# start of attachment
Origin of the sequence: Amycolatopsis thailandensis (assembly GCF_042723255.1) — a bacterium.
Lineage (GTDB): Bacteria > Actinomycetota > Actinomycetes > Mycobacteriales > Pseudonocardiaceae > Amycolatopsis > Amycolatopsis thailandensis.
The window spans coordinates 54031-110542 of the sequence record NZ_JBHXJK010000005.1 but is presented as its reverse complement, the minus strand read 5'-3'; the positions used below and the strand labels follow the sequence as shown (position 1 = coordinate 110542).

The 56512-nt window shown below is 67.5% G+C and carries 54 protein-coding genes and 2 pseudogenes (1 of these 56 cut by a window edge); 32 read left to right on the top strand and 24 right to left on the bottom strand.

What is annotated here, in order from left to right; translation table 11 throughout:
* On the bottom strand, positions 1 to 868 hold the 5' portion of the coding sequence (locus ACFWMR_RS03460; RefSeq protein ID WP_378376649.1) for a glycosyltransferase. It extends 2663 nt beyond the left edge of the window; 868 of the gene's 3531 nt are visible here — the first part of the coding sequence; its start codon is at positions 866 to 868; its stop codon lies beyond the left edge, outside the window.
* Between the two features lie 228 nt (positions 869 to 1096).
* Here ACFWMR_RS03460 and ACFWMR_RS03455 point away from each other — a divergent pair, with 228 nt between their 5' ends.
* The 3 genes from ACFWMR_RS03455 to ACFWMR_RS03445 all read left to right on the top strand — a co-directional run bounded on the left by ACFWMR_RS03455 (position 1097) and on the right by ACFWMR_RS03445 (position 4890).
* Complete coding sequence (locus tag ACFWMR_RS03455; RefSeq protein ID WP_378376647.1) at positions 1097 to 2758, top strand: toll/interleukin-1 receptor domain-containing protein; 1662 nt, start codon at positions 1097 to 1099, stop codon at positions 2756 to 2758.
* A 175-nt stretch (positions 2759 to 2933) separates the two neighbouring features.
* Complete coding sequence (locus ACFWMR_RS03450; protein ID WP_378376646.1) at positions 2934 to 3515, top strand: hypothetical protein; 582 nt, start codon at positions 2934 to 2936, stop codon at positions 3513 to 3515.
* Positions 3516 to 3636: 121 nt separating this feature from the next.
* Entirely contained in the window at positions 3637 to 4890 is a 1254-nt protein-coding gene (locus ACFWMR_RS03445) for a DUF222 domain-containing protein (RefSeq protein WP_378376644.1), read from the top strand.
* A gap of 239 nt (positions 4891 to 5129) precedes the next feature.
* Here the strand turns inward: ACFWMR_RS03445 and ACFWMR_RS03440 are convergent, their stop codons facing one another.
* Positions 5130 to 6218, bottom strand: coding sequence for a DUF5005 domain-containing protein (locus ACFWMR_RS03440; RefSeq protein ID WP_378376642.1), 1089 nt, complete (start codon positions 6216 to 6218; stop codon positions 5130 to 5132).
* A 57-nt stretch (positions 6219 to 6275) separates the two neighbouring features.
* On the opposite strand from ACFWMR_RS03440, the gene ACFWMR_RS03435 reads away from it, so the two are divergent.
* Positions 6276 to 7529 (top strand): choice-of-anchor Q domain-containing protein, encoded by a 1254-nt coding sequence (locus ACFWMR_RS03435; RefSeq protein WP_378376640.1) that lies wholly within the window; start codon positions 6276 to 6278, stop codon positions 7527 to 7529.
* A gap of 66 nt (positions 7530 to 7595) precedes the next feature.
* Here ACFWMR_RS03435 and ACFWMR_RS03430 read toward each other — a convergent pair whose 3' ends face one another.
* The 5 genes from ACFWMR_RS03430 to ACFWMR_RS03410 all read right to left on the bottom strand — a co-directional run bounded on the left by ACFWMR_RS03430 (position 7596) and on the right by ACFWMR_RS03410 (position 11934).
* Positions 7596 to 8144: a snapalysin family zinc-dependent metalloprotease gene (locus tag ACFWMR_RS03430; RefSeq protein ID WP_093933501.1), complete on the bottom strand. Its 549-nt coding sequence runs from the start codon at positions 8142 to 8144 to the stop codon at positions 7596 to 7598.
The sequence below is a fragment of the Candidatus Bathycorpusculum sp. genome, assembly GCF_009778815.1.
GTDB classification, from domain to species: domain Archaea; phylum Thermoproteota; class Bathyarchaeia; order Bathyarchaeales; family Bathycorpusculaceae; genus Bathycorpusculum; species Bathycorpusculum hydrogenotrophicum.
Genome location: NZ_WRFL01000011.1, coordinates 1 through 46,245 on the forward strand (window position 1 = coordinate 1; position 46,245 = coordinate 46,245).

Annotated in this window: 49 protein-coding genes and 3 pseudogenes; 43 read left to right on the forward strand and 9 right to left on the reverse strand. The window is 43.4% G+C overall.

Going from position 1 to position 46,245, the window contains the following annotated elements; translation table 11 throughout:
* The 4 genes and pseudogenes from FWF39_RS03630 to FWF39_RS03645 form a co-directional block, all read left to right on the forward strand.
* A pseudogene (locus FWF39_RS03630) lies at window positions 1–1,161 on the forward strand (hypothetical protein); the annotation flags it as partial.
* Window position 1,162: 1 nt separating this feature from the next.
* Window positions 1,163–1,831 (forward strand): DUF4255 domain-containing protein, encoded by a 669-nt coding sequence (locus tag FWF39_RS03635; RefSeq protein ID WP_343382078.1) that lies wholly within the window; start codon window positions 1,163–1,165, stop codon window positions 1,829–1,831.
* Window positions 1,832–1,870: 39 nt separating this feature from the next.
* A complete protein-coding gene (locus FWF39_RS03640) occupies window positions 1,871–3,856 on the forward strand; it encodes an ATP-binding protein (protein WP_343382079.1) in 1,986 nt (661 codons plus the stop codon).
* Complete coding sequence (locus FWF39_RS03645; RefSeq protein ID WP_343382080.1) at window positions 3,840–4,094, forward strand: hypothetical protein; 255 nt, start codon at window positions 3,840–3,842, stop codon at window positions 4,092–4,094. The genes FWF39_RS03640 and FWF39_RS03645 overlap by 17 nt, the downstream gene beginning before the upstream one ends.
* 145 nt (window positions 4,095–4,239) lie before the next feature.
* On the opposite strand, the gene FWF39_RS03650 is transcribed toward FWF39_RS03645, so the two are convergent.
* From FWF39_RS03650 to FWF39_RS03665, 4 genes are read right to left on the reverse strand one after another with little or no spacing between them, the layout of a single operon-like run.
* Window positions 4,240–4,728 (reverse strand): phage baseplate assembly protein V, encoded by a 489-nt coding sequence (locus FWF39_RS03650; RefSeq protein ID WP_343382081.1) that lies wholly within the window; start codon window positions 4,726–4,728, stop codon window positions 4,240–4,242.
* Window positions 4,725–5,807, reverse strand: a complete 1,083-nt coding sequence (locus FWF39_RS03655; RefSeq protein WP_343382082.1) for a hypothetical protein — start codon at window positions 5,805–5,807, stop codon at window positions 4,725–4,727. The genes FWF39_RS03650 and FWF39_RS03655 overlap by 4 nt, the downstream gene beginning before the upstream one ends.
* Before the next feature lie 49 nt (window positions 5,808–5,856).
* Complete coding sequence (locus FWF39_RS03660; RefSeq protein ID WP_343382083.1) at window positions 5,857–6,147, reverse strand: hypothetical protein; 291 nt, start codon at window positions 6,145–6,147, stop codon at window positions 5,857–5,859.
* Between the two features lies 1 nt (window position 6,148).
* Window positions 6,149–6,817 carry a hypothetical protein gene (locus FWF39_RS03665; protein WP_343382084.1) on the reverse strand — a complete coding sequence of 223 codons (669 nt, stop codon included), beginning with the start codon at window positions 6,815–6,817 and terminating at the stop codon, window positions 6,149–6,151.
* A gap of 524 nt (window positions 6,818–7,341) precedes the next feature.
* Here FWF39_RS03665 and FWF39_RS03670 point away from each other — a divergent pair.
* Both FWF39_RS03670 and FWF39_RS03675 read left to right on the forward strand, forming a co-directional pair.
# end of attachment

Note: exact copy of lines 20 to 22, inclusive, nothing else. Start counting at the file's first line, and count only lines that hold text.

* Positions 6276 to 7529 (top strand): choice-of-anchor Q domain-containing protein, encoded by a 1254-nt coding sequence (locus ACFWMR_RS03435; RefSeq protein WP_378376640.1) that lies wholly within the window; start codon positions 6276 to 6278, stop codon positions 7527 to 7529.
* A gap of 66 nt (positions 7530 to 7595) precedes the next feature.
* Here ACFWMR_RS03435 and ACFWMR_RS03430 read toward each other — a convergent pair whose 3' ends face one another.